WASHINGTON, D.C. – Steve Chabot never intended to be a career politician, but he’s now preparing to retire from what’s become his life’s work.

What You Need To Know

  • After 26 years in Congress, Ohio Rep. Steve Chabot will leave office in January after losing reelection

  • Chabot reflected on his 36 years in local and federal office in a lengthy sit-down interview with Spectrum News

  • The Cincinnati Republican says he has no intention to run for office again and will retire right before he turns 70

  • Chabot discussed his legislative record, his thoughts on former President Donald Trump, and what he thinks of the state of Congress

“I was 26-years-old when I first ran for Cincinnati City Council. When this term ends in January, I’ll be turning 70 in January. 26 to 70, that’s long enough. It’s somebody else’s turn,” Chabot told Spectrum News in a lengthy sit-down interview on Capitol Hill last week.

Over the course of 44 years, Chabot has spent 36 of them in elected office. He was a city councilman and Hamilton County Commissioner before starting a 13-term run as the U.S. Representative for Ohio’s 1st Congressional District.

Chabot said his fascination with politics started when he was in college and President Richard Nixon, who Chabot supported, was engulfed in the Watergate scandal.

“A lot of people my age thought, ‘Why would anybody want to go into politics? They’re all a bunch of crooks,’” Chabot said. “And I thought you needed people that were involved in politics for the right reasons, cause they wanted to help their community or the country and were honest. And I thought, I’m going to try to run.” 

The Cincinnati Republican kept running – even seeking a 14th term this year.

He was challenged by Democrat Greg Landsman, a city councilman, like Chabot once was, who saw an opportunity when the 1st District was redrawn to become a district President Joe Biden had won.

It became the most competitive Republican-held seat outside of California, and Landsman beat Chabot by five points.

Even though courts have ordered Ohio’s congressional maps to be redrawn for 2024, Chabot said he’s done.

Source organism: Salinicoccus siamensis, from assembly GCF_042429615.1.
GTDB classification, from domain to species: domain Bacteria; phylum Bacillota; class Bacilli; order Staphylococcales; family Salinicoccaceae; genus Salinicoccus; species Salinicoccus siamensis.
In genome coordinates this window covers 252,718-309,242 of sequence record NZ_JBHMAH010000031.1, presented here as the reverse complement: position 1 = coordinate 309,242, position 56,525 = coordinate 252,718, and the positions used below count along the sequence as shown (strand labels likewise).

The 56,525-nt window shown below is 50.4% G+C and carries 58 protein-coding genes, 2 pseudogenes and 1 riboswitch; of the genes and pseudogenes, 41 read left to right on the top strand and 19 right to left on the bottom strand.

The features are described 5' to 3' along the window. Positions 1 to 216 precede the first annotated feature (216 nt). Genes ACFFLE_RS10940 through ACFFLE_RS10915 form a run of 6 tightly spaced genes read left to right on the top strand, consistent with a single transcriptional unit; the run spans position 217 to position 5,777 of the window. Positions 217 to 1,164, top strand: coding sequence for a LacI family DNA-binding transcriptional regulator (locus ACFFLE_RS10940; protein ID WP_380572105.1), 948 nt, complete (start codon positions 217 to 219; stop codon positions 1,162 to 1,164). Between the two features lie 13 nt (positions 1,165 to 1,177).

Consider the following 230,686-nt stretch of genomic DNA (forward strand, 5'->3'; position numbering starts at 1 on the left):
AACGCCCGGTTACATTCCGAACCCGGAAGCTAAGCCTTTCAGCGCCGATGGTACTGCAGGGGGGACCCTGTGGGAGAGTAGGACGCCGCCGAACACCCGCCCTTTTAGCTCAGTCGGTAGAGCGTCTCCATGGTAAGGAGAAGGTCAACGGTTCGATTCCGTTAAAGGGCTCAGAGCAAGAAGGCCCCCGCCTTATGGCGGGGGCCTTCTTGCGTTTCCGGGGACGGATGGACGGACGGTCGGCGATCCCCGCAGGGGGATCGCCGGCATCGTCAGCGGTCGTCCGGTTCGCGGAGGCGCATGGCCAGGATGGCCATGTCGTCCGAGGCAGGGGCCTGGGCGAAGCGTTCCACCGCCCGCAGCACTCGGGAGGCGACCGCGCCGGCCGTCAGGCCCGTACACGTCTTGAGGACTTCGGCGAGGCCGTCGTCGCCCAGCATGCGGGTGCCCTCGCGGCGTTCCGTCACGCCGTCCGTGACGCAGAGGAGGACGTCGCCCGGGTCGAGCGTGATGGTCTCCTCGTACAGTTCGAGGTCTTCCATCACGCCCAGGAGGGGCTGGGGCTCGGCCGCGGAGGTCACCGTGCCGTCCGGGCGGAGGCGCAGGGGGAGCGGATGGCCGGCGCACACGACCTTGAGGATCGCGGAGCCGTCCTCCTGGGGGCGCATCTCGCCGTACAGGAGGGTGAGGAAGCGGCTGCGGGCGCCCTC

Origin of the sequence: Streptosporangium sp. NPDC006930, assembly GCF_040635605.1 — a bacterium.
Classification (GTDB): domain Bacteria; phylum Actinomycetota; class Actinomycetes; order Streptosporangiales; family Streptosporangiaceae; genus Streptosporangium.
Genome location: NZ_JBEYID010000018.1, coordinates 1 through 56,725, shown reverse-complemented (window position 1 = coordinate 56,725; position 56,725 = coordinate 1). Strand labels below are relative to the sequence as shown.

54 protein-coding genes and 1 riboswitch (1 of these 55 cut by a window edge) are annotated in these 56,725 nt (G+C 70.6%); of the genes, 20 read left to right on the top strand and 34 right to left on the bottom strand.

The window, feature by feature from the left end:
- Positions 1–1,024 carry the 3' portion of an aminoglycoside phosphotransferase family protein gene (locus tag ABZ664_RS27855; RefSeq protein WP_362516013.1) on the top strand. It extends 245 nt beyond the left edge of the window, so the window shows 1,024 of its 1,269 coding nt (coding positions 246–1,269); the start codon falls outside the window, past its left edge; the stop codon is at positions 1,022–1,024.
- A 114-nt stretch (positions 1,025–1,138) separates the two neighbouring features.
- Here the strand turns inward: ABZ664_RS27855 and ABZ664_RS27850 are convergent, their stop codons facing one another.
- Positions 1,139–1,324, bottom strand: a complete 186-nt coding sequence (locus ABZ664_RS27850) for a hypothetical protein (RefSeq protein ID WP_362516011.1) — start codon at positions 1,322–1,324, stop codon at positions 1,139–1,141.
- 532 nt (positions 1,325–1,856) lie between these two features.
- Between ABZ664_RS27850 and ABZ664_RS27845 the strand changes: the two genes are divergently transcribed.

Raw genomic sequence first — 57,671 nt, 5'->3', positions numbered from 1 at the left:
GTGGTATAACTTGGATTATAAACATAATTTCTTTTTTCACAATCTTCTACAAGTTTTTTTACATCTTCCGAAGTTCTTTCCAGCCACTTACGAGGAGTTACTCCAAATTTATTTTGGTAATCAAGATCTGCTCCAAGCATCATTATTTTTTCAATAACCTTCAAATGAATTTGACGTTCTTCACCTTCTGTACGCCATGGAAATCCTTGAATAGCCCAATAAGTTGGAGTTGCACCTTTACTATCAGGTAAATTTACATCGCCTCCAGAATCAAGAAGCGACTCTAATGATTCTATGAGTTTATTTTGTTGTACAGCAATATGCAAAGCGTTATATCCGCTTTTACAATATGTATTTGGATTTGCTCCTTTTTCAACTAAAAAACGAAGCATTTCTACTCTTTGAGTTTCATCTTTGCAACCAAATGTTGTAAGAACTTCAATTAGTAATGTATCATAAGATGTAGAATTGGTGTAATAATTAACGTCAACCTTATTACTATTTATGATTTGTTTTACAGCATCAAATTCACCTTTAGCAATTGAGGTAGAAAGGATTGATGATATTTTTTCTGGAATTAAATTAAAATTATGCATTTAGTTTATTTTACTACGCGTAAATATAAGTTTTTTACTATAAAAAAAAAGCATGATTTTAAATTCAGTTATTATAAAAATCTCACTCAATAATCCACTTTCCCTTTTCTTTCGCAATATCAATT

“I have no intention on running again. I plan on retiring,” he told Spectrum News. “You know, politicians, elected officials, they always say they want to spend more time with their families. But I really do want to spend more time with my family – wife, kids, and grandkids.”

Chabot was first elected to Congress in the Newt Gingrich-led “Republican Revolution” of 1994. Of the 73 GOP freshmen who won that year, he’s the last one still serving in the House.

He lost his seat once before, when Barack Obama led a Democratic wave in 2008, but Chabot won it back two years later and has been in office since.

In Congress, he has traveled to dozens of countries as a member of the Foreign Affairs Committee and helped create the Paycheck Protection Program during the height of the coronavirus pandemic as the top Republican on the Small Business Committee.

Chabot said his proudest legislative achievement is helping write the “Partial-Birth Abortion Ban Act of 2003” that President George W. Bush signed into law. The Supreme Court upheld the legislation in 2007.

When House Republicans impeached President Bill Clinton in the 1990s, Chabot was one of the 13 impeachment managers who unsuccessfully tried to convince senators to convict and remove him from office.

Two decades later, Chabot remained on the Judiciary Committee and helped lead the Republican defense of President Donald Trump through both of his impeachments.

Spectrum News asked Chabot what he thinks it says about the United States that, in under 30 years, he has gone through three different presidential impeachments as a sitting lawmaker.

“It says we’re impeaching presidents far too often nowadays,” Chabot said. “I’m afraid that when one party is in now, their base is going to be telling them to go after the other party’s president. And I don’t think that’s healthy for the country.”

Chabot has been an ardent supporter of Trump, even voting against certifying Pennsylvania’s electoral votes on January 6, 2021, after Trump supporters stormed the Capitol.

Despite serving under five presidents, he named just Trump when asked how the Republican Party has changed during his 26 years in Congress.

Spectrum News asked Chabot if Trump becoming the leader of the GOP was ultimately a good thing for the party and for the country.

“I’ll let others determine whether it was a good or bad thing, but his policies have been very good for the country, when he was president,” he said.

Does Chabot want to see Trump remain the leader of the GOP?

“Well, he’s going to run. He already said he was, so we know that. And I think there are going to be others,” Chabot said. “And the Republican voters in the primaries, not next year but the following year, will make that decision. I haven’t made any decision on who I’m going to vote for at this point, but who would care?” he laughed. 

This Congress, Chabot voted against the bipartisan infrastructure bill but for the bipartisan gun safety legislation.

He said he has tried to work across the aisle as much as possible, while maintaining his Republican values.

“You can be conservative and still work with the other side, because there are a lot of issues that aren’t necessarily conservative versus liberal, they are right versus wrong,” Chabot said.

He leaves office feeling the American people deserve better from Congress, but that he tried to do his part.

“I think the legacy will be I worked hard and did the best I could. And got some significant legislation passed,” Chabot said.

He will also mark a significant personal milestone next year, when he and his wife Donna celebrate 50 years of marriage.